A Discussion for their Biblical/Theological Basis and An Investigation of Their Problems
by Charles Nutt, President, Sebring Holiness Camp Meeting

In the Spring of 1995, I conducted a survey of 70 camp meetings leaders, evangelists, denominational leaders, and scholars involved with holiness camp meetings. The questionnaire consisted of five questions:

  1. Do you believe there is a unique biblical/theological basis for "doing" camp meeting?  If so, what is it?

  2. What do you believe the purpose of camp meetings to be as we enter the 21st century?

  3. What, in your opinion, is the relationship of the holiness camp meeting to the holiness move-ment, and holiness denominations, today?

  4. What is distinctive about our camp meetings, as a means of holiness evangelism, as opposed to our local holiness churches?

  5. What is the greatest problem facing holiness camp meetings today?

Here is a link to a fascinating article and memoir about Fetter's Grove Camp Meeting near Elkhart Indiana.

The article is an Acrobat pdf file, so it may take a while to load.  It's worth the wait, though.  You can read the article here.  

For a man to succeed at all, he has got to make the best use possible of what sense he has; it is impossible for him to use the sense that he hasn’t. 

That may be turning the thing around and putting it in a different light.  If we had the other man’s mind, or gift of speech, or strong, healthy body, or the other man’s good, fine, full face, we could get along better; but we have to succeed just with ourselves, just as we are. 

You may be like myself, one eye a little larger than the other, a little bit crossed you know, and you may have a very poor delivery.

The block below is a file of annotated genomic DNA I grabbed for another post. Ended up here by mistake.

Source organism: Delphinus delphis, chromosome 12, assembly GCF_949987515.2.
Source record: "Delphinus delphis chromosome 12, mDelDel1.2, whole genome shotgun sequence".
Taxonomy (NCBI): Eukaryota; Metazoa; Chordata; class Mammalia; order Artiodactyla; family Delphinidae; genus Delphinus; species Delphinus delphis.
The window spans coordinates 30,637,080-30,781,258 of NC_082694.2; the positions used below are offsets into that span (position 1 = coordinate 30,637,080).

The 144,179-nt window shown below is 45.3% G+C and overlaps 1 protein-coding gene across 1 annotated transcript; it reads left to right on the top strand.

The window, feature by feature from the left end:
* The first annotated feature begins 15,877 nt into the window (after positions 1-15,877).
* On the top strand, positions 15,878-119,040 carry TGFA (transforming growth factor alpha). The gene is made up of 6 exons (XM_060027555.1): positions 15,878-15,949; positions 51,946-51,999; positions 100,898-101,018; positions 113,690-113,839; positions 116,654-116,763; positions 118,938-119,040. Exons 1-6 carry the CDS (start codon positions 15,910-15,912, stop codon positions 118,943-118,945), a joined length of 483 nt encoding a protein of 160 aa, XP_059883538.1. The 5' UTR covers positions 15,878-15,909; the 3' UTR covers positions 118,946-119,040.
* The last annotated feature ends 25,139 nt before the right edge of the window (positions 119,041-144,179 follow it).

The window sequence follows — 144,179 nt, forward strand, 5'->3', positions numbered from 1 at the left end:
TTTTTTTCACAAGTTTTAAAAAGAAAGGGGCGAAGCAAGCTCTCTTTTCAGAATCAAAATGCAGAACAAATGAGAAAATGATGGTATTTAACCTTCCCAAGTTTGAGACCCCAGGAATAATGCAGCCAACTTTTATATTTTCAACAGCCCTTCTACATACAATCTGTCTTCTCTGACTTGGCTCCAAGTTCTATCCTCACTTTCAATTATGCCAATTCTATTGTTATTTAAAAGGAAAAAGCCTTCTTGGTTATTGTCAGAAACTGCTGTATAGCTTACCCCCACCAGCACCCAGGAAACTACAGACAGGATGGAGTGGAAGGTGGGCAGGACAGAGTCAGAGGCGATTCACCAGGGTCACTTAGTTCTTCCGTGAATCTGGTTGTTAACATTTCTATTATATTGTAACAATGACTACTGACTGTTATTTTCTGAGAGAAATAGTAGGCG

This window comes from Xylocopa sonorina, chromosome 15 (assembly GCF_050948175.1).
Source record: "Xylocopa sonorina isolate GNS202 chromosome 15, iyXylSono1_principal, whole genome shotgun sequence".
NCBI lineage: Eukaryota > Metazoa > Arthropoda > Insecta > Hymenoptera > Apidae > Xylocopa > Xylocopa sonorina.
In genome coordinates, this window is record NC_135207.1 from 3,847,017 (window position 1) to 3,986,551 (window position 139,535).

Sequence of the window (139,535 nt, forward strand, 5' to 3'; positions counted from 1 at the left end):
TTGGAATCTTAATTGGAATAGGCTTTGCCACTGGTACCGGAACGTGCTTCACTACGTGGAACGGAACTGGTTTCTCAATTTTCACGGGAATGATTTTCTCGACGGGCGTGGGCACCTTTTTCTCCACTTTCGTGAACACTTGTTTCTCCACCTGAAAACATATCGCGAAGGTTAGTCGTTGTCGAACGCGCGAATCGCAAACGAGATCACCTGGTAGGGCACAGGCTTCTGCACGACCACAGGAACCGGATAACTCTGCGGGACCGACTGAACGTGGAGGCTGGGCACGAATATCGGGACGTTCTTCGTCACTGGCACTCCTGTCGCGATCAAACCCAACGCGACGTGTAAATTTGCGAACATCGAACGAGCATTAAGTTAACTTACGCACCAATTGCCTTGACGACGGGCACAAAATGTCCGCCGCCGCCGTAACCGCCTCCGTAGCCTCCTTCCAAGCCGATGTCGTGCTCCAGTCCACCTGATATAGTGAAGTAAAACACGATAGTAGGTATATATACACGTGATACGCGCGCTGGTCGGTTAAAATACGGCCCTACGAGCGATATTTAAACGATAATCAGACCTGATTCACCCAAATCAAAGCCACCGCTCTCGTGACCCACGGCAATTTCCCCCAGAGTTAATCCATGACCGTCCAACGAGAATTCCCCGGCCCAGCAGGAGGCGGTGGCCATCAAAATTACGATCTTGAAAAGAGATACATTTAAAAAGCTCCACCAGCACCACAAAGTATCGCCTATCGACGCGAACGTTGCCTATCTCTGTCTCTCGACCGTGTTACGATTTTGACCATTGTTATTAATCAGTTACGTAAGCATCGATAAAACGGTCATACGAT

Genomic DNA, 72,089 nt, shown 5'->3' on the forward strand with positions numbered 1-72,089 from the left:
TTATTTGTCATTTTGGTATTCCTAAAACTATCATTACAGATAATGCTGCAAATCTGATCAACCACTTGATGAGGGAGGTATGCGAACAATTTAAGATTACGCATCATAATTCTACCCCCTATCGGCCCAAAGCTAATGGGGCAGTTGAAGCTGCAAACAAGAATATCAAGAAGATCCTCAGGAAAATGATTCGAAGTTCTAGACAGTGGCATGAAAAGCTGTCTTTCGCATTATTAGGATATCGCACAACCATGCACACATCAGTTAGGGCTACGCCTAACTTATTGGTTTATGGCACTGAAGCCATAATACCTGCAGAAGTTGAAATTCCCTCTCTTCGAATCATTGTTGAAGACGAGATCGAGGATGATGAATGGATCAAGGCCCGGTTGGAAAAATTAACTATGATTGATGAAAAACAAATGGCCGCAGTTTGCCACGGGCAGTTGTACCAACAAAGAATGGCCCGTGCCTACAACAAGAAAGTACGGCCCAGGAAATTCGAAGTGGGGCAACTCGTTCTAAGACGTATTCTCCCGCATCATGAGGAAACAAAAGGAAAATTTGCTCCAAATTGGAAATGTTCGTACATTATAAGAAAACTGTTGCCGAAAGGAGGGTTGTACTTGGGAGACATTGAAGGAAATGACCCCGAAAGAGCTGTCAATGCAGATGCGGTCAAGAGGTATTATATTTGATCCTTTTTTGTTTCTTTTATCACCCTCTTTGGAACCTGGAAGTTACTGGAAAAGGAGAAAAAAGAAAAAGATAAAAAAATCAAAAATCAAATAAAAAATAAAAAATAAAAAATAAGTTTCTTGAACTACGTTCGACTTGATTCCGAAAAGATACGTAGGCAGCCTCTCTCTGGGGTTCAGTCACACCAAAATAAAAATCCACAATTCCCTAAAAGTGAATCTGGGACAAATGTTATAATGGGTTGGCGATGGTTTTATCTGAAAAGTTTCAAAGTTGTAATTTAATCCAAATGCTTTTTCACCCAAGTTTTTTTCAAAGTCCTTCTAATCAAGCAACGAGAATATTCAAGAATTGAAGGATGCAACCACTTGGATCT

It may be that you lisp.

Here's a very nice article on the web log of the Independent Holiness Churches of memories of camp meeting.  Well worth reading!

by Keith Drury 

It's hard to "hold your own" as a camp meeting anymore. From what I have observed, camp meetings are either flourishing or they are dying out. In some districts they have already disappeared completely. In other districts they are holding on by the skin of their teeth, and in a few they are flourishing and even growing. But even where they are growing they face increasing opposition and lack of support. Some churches become "client churches" while other churches completely ignore the camp, and even try to close it down.

Why are camps having trouble in some districts? I don't have the answers. But after 23 years straight, speaking at several camps per summer, I'll venture a few possibilities. Here are some of the factors influencing decline in the camp meeting in my opinion:

Here's a fascinating article on the Rock Spring Camp Meeting near Denver, North Carolina. 

Here's another article from the Wikipedia on the Holiness Movement that makes interesting reading. 


The always interesting Wikipedia has an article on camp meetings here:


Here's an interesting article from the Georgia Encyclopedia about the history of the camp meeting movement.